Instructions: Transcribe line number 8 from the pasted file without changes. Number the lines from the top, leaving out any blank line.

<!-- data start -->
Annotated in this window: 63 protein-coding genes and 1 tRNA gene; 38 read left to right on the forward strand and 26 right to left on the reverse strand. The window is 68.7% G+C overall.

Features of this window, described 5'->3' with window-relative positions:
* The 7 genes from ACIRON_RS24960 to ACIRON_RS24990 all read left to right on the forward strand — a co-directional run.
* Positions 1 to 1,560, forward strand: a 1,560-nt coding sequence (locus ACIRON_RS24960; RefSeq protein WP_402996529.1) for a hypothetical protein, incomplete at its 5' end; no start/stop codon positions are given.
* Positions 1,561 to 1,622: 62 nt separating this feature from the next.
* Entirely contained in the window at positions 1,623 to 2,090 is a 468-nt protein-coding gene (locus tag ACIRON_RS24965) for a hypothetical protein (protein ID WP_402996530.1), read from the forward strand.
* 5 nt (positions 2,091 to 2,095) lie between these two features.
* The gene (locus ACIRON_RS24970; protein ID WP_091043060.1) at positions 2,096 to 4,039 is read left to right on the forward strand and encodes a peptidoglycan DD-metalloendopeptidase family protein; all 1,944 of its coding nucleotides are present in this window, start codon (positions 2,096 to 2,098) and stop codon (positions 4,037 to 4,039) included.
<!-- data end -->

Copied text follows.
* The gene (locus ACIRON_RS24970; protein ID WP_091043060.1) at positions 2,096 to 4,039 is read left to right on the forward strand and encodes a peptidoglycan DD-metalloendopeptidase family protein; all 1,944 of its coding nucleotides are present in this window, start codon (positions 2,096 to 2,098) and stop codon (positions 4,037 to 4,039) included.